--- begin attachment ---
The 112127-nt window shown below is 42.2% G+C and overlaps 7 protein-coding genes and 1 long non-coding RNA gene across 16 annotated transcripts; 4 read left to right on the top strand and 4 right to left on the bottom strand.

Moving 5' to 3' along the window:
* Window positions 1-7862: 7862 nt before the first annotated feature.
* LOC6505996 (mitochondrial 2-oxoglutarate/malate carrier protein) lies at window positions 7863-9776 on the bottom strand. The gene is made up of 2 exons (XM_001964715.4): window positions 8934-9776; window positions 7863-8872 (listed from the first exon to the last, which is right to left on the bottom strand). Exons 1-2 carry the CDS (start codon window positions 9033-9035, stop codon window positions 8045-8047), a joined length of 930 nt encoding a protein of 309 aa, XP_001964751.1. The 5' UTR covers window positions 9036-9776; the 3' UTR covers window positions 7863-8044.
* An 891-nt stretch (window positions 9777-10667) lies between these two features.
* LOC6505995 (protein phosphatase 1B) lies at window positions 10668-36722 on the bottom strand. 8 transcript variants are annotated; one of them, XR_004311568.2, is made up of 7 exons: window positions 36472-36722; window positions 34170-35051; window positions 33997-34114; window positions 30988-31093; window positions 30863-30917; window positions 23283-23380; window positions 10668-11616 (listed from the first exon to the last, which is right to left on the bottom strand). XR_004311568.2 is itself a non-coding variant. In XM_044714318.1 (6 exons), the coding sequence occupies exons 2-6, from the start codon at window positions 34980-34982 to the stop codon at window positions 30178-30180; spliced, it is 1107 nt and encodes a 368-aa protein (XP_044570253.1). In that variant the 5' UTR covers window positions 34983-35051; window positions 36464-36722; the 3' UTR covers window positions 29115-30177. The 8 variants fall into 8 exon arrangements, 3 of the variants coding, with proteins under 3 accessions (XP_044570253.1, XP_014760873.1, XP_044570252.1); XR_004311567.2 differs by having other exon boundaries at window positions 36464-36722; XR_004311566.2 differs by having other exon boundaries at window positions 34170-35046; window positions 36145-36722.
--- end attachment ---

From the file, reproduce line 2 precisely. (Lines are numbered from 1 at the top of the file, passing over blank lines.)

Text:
Moving 5' to 3' along the window: